Coming out of the tunnel that runs beneath the river, the traffic slowed to a halt. My cab driver seized the initiative, jumping into the left lane and zooming past six other cars. He then merged back into the right lane, nearly sideswiping another vehicle, and accelerated forward. Nobody honked at him. We continued at a heart-stopping rate down back streets, missing bicyclists and pedestrians by inches, and almost never stopping until we reached the hotel.
This experience is not uncommon in China. Our tour guide recommended that no one should even attempt to drive here without taking at least six months to learn the traffic customs. Rules and signs are mostly taken as suggestions. If you want to cross the street, you either go with the pack or just pick your way gingerly through the rush of bicycles and European-made cars.
In Jinan, our bus once encountered a stretch of roadwork, and simply drove over the meridian to proceed headfirst against oncoming traffic for a few blocks. When we were leaving Suzhou, a pedestrian ran right in front of the bus as it was making a left turn. He evaded death by inches. But again, our driver didn’t honk or complain.
Accidents, while more prevalent than in the West, are often averted because everyone is watching out for everyone else, and driving speeds are usually slow enough to stop in time.
“Wherever you find yourself in China, your senses are tested to the extreme whilst enjoying the unusual dishes, often unique for the area you are visiting.” ï¿½â€ TravelChinaGuide.com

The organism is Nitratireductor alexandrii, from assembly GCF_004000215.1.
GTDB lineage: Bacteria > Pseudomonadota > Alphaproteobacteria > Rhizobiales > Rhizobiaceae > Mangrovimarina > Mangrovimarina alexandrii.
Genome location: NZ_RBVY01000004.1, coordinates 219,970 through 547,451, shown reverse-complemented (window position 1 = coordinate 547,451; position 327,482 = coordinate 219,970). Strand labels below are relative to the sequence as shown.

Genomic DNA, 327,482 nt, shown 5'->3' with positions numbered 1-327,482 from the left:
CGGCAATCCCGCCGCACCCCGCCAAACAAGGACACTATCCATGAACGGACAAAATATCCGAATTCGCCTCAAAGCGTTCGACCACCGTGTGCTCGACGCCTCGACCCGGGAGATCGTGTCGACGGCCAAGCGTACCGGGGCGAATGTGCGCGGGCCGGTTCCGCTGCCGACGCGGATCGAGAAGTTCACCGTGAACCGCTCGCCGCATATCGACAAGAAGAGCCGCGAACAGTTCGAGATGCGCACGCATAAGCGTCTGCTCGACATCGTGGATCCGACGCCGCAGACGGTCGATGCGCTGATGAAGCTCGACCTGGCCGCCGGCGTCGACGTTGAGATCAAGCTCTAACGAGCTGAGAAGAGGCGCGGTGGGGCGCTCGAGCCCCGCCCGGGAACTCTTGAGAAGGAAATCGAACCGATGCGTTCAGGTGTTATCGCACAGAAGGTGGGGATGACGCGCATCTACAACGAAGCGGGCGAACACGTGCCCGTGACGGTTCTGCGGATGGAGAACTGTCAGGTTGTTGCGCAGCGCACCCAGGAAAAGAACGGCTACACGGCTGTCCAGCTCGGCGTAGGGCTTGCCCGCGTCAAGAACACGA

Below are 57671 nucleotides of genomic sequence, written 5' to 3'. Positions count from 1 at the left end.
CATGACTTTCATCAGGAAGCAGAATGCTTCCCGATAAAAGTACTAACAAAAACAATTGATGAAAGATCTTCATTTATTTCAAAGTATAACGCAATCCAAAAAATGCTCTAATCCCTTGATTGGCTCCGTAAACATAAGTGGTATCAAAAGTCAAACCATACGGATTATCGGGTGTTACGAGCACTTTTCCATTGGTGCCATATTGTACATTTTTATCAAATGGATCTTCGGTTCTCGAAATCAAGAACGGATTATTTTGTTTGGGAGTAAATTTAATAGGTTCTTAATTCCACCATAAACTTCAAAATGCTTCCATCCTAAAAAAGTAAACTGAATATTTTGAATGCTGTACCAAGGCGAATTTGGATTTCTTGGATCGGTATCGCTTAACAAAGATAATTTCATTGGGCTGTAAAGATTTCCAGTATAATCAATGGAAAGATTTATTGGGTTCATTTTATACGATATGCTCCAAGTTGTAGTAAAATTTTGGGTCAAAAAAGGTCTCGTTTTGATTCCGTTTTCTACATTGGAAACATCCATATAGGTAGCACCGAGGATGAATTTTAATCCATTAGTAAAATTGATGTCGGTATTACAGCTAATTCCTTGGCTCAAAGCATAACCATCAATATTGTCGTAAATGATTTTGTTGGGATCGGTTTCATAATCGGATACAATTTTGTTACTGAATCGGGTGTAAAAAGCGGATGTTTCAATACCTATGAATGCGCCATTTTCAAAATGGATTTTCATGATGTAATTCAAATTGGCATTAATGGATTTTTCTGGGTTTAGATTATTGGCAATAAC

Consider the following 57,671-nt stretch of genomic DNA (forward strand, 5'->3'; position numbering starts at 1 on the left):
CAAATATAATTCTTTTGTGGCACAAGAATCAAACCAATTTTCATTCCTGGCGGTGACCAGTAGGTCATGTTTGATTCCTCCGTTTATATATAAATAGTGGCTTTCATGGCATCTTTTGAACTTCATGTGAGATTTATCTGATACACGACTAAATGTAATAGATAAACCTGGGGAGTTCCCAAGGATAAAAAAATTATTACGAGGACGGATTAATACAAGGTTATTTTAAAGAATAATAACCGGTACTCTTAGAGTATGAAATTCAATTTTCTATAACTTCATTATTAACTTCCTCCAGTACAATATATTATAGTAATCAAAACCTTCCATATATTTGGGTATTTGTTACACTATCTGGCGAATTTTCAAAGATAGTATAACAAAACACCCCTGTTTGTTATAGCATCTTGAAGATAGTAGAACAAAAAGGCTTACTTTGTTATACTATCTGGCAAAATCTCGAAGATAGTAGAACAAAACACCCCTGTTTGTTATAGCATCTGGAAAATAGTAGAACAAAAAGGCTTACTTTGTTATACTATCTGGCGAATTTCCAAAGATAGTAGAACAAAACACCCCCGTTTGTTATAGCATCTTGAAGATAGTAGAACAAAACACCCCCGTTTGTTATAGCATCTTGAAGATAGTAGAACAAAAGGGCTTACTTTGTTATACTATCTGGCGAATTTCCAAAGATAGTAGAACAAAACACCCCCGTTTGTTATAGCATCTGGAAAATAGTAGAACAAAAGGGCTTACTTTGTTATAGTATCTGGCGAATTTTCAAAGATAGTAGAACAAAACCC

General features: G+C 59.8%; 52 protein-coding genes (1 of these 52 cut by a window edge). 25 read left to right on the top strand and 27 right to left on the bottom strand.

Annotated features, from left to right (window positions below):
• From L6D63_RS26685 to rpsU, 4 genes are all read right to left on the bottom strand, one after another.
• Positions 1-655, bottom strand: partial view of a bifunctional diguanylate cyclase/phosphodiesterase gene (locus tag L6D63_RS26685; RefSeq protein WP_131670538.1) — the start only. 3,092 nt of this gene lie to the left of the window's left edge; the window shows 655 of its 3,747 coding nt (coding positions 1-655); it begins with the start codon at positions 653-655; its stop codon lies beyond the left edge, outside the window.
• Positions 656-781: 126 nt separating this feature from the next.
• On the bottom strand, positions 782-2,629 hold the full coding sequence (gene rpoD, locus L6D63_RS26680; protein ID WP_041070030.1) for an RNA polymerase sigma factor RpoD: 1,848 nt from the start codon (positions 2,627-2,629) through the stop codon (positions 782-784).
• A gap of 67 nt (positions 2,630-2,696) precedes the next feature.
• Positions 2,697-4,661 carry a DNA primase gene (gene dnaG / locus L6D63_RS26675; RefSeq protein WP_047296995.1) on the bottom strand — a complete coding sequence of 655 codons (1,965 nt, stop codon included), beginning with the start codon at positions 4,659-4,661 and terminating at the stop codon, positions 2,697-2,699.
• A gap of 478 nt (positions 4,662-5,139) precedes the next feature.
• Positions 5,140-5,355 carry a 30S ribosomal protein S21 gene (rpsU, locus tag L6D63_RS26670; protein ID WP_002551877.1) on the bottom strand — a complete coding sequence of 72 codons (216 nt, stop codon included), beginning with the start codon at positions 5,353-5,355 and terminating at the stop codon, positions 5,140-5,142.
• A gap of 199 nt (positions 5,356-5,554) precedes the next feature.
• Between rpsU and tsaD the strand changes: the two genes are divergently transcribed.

One night in Suzhou, the canal-intersected silk capital of China, another delicious dinner served on a Lazy Susan rotating table was coming to an end: rice, sweet and sour fish, lemon chicken, spicy fried beef, and steamed vegetables. Then a waitress rolled out a huge glass jar on a trolley, and announced that rice wine for dessert was available in thimble-sized cups. But this was no ordinary dessert wine. A pickled cobra lay curled up at the bottom of the jar. I decided to pass.
Needless to say, snake wine is an acquired taste, much like the worms in mezcal. You may or may not accept the claims some Chinese manufacturers make about the beverage: “Regularly drinking appropriate quantities of the wine can moisturize your skin, improve your appetite, and strengthen your bones, tendons and muscles.”
Other unusual offerings I encountered included black boiled duck eggs, which were sliced thin and tasted much like chicken eggs apart from their pigmentation, and roast chicken served complete with the severed head on the platter. One of the tastiest treats was a dish of sweet lotus roots from Jinan’s Daming Lake.
As a tourist you are unlikely to encounter the most exotic and potentially hazardous offerings, such as monkeys, badgers, or bats, unless you venture well off the beaten path in the southern Chinese province of Guangdong.
“Chinese negotiators are shrewd and use a wide variety of negotiating tactics.” – Golden Hints for Doing Business in China from the British Embassy in Beijing